Monthly Archives: September 2011

The Rosetta Stone: Where Does It Belong?

For most of us, we have heard of the Rosetta Stone through the language-learning software. However, the actual Egyptian antiquity, made in 196 BCE, is now making headlines for the question of its ownership. The Rosetta Stone was originally discovered … Continue reading

Posted in Ancient Egypt, Ancient Greece | Tagged , | 2 Comments

Preservation of the Lost Labyrinth of Egypt

In 2008, the Belgian Egyptian expedition team began scanning the sand that was covering the lost labyrinth of Egypt at Hawara. This temple, made up of 3000 rooms, stood two millennia ago. Each room contained hieroglyphs and paintings. This expedition … Continue reading

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The Downfall of Tourism in Egypt due to the Revolution

Egypt is a land filled with many historical monuments and ruins, which are known for attracting tourists from all over the world.  Tourism, in fact, is a major part of the economy of country, accounting for as much as 12% … Continue reading

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People Protecting Their Heritage: Revolution and the Cairo Museum

The Egyptian Museum of Cairo is, without a doubt, the best collection of Egyptian art and artifacts on the planet. The treasures it houses, like the Funerary Mask of Tutankhamun (‘King Tut’), are not only relics of an ancient past, … Continue reading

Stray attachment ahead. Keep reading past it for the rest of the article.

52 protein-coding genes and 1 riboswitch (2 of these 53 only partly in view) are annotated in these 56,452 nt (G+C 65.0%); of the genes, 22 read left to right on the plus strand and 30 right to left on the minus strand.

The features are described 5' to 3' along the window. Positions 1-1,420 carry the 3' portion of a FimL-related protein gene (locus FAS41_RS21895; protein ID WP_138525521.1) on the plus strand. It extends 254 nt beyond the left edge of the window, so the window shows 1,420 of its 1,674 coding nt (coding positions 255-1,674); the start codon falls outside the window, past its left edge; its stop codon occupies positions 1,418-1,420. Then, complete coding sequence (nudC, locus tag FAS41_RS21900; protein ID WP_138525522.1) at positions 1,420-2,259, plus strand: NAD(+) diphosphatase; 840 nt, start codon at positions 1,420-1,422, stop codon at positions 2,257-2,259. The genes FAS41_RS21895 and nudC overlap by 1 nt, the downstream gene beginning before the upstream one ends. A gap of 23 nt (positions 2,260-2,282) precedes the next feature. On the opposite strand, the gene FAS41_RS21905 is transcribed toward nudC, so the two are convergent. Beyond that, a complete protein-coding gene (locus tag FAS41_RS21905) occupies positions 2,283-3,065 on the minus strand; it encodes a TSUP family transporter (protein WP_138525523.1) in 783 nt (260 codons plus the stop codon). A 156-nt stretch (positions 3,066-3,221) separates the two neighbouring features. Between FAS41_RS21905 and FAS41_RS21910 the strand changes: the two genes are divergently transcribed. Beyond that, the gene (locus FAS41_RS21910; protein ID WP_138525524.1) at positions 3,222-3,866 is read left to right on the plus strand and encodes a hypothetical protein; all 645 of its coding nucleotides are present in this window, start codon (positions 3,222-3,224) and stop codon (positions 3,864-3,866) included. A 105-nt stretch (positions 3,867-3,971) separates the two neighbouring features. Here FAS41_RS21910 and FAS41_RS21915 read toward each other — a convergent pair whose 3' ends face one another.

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African Rock Art Disappearing

While researching for this blog, I watched my favorite television channel: National Geographic. It occurred to me that they would be a perfect resource to use for Art History. While browsing their website, I came across an article called Africa’s Imperiled Rock … Continue reading

Posted in Prehistoric Art | 1 Comment

Saving the Ancient Assyrian Capital, Nineveh

In modern day Mosul, Iraq, Nineveh, the ancient capital of the Assyrian Empire, is slowly falling to ruins amid years of looting, vandalism, natural forces and, most recently, suburban encroachment and war. According to The Global Heritage Fund, it is … Continue reading

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“A Desecration of Civilization”-Looting at the Iraq National Museum

We all remember watching the iconic video of the statue of Saddam Hussein crash down in Firdos Square in Baghdad. However, many are less aware of a monumental event that occurred right around the same time that many historians consider … Continue reading

Posted in Ancient Near East | 2 Comments

A Burial Site Restored – Keeping the Past Safe and Accessible

Earlier last month, repairs were completed on English Neolithic burial chamber that had been previously deemed unsafe for public access. The Tomb is estimated to have been constructed around 3200 BCE and used as a communal chamber to bury the … Continue reading

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Stonehenge- Linked to Tombs found at Preseli Hills Quarry

According to an article in Whales Online, a tomb uncovered in the Preseli Hills Quarry may be the sight at which the original builders of Stonehenge were buried. Archaeologists have come to this speculation because this is the site where … Continue reading

Posted in Neolithic Monuments, Prehistoric Art | 1 Comment

Werner Herzog’s Cave of Forgotten Dreams

The Cave of Forgotten Dreams is Werner Herzog’s recent documentary about the paintings in the Chauvet Cave in France.

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